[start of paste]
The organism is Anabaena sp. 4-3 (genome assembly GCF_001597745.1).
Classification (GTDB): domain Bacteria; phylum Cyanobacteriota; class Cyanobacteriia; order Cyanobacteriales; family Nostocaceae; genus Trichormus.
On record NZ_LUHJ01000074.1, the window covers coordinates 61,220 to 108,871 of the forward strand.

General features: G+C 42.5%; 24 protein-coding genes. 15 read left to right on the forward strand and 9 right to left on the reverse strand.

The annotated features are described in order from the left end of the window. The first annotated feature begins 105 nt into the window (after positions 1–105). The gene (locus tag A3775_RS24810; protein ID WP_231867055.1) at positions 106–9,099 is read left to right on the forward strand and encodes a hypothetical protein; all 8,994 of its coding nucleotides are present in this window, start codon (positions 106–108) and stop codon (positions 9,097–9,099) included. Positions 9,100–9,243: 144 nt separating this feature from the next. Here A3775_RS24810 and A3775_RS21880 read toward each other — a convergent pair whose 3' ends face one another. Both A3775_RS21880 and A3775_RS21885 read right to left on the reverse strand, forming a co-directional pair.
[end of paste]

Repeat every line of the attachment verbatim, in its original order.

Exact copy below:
The organism is Anabaena sp. 4-3 (genome assembly GCF_001597745.1).
Classification (GTDB): domain Bacteria; phylum Cyanobacteriota; class Cyanobacteriia; order Cyanobacteriales; family Nostocaceae; genus Trichormus.
On record NZ_LUHJ01000074.1, the window covers coordinates 61,220 to 108,871 of the forward strand.

General features: G+C 42.5%; 24 protein-coding genes. 15 read left to right on the forward strand and 9 right to left on the reverse strand.

The annotated features are described in order from the left end of the window. The first annotated feature begins 105 nt into the window (after positions 1–105). The gene (locus tag A3775_RS24810; protein ID WP_231867055.1) at positions 106–9,099 is read left to right on the forward strand and encodes a hypothetical protein; all 8,994 of its coding nucleotides are present in this window, start codon (positions 106–108) and stop codon (positions 9,097–9,099) included. Positions 9,100–9,243: 144 nt separating this feature from the next. Here A3775_RS24810 and A3775_RS21880 read toward each other — a convergent pair whose 3' ends face one another. Both A3775_RS21880 and A3775_RS21885 read right to left on the reverse strand, forming a co-directional pair.